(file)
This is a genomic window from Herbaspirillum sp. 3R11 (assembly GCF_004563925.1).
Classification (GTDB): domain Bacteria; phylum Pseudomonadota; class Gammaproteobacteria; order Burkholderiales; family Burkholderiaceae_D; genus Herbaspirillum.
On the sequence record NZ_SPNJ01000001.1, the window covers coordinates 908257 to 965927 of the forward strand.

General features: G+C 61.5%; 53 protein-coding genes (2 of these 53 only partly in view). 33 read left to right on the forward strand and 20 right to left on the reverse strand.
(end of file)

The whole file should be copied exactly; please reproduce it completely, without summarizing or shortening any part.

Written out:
This is a genomic window from Herbaspirillum sp. 3R11 (assembly GCF_004563925.1).
Classification (GTDB): domain Bacteria; phylum Pseudomonadota; class Gammaproteobacteria; order Burkholderiales; family Burkholderiaceae_D; genus Herbaspirillum.
On the sequence record NZ_SPNJ01000001.1, the window covers coordinates 908257 to 965927 of the forward strand.

General features: G+C 61.5%; 53 protein-coding genes (2 of these 53 only partly in view). 33 read left to right on the forward strand and 20 right to left on the reverse strand.